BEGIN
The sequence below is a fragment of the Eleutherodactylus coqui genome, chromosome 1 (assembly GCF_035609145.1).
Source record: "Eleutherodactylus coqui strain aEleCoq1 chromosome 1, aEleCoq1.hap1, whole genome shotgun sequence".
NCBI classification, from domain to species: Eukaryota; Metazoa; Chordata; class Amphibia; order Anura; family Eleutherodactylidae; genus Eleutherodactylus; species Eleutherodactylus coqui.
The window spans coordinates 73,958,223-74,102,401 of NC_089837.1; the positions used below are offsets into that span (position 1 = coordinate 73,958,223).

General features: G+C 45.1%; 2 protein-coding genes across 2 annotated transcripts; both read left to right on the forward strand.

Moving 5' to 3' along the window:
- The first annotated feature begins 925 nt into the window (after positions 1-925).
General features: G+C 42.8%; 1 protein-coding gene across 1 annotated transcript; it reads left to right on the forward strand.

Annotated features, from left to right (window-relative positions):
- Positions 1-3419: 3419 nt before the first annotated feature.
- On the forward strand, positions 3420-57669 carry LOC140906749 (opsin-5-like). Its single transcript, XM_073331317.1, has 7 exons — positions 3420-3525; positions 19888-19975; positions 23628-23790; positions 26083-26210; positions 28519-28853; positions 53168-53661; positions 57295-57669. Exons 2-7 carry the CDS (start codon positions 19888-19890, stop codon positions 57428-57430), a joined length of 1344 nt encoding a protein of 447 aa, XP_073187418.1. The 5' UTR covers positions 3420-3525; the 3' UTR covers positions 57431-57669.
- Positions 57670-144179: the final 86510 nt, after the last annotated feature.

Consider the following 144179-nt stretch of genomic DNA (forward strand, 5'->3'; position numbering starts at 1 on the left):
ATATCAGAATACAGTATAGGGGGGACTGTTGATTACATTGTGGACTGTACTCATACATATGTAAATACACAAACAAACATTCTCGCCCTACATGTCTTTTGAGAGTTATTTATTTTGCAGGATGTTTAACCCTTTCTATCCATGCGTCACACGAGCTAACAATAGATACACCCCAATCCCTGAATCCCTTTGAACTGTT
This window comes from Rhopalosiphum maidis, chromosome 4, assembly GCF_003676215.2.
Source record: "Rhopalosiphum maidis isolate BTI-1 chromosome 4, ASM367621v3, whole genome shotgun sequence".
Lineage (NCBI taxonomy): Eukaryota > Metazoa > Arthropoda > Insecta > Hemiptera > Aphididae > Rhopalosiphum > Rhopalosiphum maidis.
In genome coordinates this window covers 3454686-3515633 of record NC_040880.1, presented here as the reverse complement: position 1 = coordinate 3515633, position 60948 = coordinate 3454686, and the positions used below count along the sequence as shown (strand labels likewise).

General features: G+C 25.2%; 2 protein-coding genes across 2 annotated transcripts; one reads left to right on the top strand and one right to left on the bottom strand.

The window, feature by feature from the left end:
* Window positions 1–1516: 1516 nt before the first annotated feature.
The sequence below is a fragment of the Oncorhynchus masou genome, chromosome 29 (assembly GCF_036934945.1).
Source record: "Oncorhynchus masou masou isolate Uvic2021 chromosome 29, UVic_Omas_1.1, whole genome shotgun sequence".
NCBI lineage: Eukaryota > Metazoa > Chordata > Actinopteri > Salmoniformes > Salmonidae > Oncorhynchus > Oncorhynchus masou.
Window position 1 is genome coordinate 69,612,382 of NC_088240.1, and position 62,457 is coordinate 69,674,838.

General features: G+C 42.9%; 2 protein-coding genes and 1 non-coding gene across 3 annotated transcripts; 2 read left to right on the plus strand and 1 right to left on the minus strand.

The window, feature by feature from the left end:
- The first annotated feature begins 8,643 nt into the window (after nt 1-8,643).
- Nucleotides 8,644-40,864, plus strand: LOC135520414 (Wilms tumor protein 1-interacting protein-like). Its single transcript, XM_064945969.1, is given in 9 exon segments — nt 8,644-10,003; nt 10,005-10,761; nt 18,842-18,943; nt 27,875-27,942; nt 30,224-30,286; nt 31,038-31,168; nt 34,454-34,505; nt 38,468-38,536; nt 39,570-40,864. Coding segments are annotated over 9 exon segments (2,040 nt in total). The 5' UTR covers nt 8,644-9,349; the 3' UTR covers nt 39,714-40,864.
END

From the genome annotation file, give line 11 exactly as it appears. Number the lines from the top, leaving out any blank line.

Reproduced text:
- On the forward strand, positions 3420-57669 carry LOC140906749 (opsin-5-like). Its single transcript, XM_073331317.1, has 7 exons — positions 3420-3525; positions 19888-19975; positions 23628-23790; positions 26083-26210; positions 28519-28853; positions 53168-53661; positions 57295-57669. Exons 2-7 carry the CDS (start codon positions 19888-19890, stop codon positions 57428-57430), a joined length of 1344 nt encoding a protein of 447 aa, XP_073187418.1. The 5' UTR covers positions 3420-3525; the 3' UTR covers positions 57431-57669.